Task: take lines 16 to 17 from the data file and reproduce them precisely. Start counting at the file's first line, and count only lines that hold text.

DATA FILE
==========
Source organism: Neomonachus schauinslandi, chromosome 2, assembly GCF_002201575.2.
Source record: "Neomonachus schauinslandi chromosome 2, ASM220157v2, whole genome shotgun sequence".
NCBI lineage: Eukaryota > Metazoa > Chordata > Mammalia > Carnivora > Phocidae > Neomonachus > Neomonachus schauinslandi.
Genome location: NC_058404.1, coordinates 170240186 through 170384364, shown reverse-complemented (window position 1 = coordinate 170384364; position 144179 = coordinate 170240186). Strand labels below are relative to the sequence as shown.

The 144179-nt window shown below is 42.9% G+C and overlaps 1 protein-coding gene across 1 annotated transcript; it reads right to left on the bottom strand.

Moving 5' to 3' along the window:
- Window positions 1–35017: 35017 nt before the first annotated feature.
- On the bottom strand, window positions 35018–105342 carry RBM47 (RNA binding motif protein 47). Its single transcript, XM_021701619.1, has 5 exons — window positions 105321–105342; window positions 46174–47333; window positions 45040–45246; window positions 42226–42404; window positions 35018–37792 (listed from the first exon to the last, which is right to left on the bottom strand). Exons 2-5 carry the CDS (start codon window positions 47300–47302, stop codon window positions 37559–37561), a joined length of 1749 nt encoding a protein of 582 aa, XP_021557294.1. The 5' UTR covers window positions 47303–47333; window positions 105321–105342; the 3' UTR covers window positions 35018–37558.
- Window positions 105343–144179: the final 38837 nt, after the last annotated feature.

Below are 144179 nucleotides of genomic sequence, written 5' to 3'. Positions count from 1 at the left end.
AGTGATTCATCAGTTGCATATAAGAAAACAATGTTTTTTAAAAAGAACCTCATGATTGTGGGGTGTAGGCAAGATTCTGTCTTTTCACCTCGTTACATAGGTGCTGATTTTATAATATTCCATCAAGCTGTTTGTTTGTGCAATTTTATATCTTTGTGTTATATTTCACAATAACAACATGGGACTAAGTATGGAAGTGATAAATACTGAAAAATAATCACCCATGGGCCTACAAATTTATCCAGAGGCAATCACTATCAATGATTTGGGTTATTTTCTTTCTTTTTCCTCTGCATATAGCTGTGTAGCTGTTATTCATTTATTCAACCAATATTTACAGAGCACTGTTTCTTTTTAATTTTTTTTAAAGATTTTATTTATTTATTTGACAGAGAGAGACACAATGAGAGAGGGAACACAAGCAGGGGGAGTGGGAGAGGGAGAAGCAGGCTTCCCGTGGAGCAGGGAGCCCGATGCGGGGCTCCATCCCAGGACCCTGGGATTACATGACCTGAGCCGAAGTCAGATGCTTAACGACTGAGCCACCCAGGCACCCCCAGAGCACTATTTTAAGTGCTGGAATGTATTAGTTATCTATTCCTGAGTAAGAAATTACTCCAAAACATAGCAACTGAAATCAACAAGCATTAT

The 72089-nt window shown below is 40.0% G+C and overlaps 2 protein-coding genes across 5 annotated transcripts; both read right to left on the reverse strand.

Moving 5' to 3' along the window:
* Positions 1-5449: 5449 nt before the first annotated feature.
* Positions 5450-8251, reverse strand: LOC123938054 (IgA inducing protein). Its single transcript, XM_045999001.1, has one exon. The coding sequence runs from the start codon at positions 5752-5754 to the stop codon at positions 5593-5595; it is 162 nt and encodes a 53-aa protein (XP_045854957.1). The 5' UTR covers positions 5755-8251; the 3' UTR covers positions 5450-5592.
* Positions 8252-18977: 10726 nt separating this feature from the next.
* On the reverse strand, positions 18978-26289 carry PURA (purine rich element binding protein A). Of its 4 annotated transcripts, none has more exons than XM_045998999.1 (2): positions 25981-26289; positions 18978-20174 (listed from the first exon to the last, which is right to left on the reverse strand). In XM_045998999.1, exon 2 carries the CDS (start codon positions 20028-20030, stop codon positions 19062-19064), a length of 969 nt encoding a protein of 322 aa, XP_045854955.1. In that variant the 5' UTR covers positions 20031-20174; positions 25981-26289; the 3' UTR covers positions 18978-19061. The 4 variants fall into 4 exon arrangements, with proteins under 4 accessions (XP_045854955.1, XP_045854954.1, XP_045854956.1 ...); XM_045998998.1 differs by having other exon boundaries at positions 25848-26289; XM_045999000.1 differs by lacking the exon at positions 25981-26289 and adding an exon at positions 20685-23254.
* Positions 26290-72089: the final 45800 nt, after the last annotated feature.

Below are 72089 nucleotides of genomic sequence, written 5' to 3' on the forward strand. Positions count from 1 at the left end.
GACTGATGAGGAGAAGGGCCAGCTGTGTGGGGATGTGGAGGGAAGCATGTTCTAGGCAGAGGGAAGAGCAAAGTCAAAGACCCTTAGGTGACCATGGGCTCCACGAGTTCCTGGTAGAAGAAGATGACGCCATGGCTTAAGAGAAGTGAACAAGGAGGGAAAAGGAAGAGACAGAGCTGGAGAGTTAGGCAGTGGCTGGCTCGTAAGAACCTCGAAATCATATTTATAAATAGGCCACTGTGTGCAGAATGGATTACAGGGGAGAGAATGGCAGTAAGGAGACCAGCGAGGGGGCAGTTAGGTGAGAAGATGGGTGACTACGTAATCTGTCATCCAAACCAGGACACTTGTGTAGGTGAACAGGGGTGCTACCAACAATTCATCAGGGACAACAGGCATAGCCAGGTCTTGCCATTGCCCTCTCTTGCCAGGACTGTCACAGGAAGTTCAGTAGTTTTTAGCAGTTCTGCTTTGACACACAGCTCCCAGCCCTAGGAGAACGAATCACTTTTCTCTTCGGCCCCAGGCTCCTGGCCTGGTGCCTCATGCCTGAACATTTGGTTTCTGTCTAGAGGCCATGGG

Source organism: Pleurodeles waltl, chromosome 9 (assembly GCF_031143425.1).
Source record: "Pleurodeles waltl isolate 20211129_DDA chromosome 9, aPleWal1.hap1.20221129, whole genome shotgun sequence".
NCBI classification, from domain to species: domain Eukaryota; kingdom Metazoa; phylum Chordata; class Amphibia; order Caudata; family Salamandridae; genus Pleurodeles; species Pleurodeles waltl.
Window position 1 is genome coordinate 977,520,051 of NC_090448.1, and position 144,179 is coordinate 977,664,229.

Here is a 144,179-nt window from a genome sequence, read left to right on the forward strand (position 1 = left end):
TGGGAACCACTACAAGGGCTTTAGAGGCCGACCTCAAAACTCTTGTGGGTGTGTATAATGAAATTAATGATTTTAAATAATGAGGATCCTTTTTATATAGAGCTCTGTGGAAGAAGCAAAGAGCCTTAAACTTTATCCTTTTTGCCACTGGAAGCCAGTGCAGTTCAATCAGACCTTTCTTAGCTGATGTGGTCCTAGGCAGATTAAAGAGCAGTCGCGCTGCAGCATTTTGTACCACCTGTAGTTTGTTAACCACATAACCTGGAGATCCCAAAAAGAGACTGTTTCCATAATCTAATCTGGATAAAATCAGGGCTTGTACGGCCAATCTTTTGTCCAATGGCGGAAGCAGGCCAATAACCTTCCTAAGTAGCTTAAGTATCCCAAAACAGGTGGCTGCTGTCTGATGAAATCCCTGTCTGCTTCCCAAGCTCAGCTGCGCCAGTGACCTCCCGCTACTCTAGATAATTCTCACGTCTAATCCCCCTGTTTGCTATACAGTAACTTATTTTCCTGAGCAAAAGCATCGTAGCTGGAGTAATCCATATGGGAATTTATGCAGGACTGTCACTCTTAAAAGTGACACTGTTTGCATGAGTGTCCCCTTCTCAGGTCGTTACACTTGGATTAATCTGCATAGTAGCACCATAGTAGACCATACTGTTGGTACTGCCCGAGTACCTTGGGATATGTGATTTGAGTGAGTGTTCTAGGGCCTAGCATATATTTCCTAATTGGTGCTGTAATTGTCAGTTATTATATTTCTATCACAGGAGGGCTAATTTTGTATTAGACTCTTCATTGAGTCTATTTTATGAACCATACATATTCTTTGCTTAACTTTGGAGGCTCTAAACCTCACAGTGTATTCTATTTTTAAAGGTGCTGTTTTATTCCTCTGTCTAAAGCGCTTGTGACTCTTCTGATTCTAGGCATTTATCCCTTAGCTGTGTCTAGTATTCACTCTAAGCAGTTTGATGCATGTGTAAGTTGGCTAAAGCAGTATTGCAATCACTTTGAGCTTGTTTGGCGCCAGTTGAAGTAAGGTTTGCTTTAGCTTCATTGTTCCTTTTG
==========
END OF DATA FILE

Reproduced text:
* Positions 8252-18977: 10726 nt separating this feature from the next.
* On the reverse strand, positions 18978-26289 carry PURA (purine rich element binding protein A). Of its 4 annotated transcripts, none has more exons than XM_045998999.1 (2): positions 25981-26289; positions 18978-20174 (listed from the first exon to the last, which is right to left on the reverse strand). In XM_045998999.1, exon 2 carries the CDS (start codon positions 20028-20030, stop codon positions 19062-19064), a length of 969 nt encoding a protein of 322 aa, XP_045854955.1. In that variant the 5' UTR covers positions 20031-20174; positions 25981-26289; the 3' UTR covers positions 18978-19061. The 4 variants fall into 4 exon arrangements, with proteins under 4 accessions (XP_045854955.1, XP_045854954.1, XP_045854956.1 ...); XM_045998998.1 differs by having other exon boundaries at positions 25848-26289; XM_045999000.1 differs by lacking the exon at positions 25981-26289 and adding an exon at positions 20685-23254.